Pakistan: The Fallout after Bhutto’s Killing
The killing of top Pakistani opposition leader Benazir Bhutto has triggered a storm of political unrest, which only time and military intervention will calm.
The killing of top Pakistani opposition leader Benazir Bhutto has triggered a storm of political unrest in the South Asian country. For now, Pakistan People’s Party activists are the ones engaged in rioting and arson against facilities of government and rival parties in the two main provinces of Punjab and Sindh. But soon this violence could lead to clashes between various groups. The situation already is getting out of hand for the police, and it is likely that paramilitary and military forces will be called in to quell the growing disturbances.
As the guarantor of state stability, all eyes are going to be on the Pakistani military to see how quickly it can contain the fallout from Bhutto’s death. Given that the country was already going through a period of significant instability coupled with the unprecedented jihadist insurgency, questions remain about whether the army will be able to gain control of the situation quickly. Bhutto’s death creates a major vacuum in Pakistan, and will make it difficult to stabilize the situation since her Pakistan People's Party, which is the only true national-level party, is going to weaken without her. This will lead to a fragmentation of the political landscape and by extension the country.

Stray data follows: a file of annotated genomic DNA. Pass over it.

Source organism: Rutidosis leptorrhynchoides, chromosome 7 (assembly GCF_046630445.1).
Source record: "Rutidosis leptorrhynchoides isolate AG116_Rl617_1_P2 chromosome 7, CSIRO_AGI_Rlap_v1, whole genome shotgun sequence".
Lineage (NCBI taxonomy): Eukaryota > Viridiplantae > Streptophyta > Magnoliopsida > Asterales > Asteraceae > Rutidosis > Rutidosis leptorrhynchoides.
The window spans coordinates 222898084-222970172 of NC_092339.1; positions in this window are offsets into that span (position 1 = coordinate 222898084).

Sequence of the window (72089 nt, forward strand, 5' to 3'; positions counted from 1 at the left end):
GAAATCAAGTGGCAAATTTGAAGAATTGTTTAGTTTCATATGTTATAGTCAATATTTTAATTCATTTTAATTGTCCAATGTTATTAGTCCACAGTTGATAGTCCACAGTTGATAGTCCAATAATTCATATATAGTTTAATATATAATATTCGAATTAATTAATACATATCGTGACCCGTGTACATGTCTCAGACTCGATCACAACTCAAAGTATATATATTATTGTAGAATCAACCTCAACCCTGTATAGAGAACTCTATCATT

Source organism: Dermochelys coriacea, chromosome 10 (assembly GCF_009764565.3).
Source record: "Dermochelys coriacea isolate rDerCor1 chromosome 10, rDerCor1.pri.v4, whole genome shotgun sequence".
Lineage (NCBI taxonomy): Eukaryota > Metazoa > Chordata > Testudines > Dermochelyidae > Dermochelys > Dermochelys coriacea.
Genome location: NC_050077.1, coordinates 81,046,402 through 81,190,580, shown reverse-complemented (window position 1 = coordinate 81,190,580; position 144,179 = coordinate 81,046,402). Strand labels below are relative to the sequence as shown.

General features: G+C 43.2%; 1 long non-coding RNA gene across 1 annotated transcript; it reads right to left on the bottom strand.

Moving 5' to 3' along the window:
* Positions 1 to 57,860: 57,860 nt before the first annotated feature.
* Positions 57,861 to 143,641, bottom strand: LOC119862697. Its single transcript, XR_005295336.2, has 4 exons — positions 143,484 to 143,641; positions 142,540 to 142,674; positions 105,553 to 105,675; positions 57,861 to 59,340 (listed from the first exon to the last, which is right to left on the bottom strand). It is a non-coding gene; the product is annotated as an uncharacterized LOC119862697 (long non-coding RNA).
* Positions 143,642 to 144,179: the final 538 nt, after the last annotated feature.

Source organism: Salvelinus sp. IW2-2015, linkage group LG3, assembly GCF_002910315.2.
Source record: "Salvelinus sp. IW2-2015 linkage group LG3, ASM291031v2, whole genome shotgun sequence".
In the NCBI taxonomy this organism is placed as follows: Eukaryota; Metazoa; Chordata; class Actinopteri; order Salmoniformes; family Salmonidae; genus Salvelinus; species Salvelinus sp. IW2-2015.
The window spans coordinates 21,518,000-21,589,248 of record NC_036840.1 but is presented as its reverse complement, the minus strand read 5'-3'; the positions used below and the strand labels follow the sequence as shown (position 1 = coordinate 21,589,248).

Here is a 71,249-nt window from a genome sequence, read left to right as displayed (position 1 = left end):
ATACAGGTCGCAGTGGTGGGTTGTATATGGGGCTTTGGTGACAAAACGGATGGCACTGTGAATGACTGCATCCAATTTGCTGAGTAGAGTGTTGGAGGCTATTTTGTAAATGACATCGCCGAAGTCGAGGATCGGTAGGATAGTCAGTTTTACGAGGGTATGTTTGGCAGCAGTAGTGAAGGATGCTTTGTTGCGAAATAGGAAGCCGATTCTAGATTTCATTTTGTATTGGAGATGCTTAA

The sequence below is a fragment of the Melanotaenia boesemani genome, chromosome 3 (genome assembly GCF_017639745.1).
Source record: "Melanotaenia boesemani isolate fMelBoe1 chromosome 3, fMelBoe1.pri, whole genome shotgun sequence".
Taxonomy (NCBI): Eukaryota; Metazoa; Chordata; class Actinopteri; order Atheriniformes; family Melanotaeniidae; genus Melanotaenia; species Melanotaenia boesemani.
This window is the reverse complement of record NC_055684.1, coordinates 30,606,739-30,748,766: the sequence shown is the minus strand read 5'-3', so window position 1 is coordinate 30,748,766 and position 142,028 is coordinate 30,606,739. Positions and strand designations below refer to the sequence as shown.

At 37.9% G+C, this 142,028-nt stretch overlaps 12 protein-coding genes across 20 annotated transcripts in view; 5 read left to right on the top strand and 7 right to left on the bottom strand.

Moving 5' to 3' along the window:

The Pakistani military is strong and large, and eventually will take care of the situation. It can make a strong showing in the major cities, especially in Punjab. Even so, stout resistance from an urban population is a very challenging thing.
It is highly unlikely that elections can be held any time soon, and the imposition of martial law is also a distinct possibility because that will give the army direct control of the situation. Meanwhile, the double polarization of the country -- where Islamist forces are struggling with mainstream ones on one hand and the pro-democracy forces are competing with authoritarianism on the other -- will further complicate matters if the army takes direct control of the situation.
Depending on how rapidly the situation deteriorates, army chief Gen. Ashfaq Kayani could step in and take charge. But he will have to tread carefully and work with an array of civilian forces because direct military rule could worsen the situation. There is also the potential for Pakistani President Pervez Musharraf, who could see Bhutto's death as an opportunity, to reinsert himself in a new military junta. Either way, a cooling-off period will be required before stabilization can be achieved.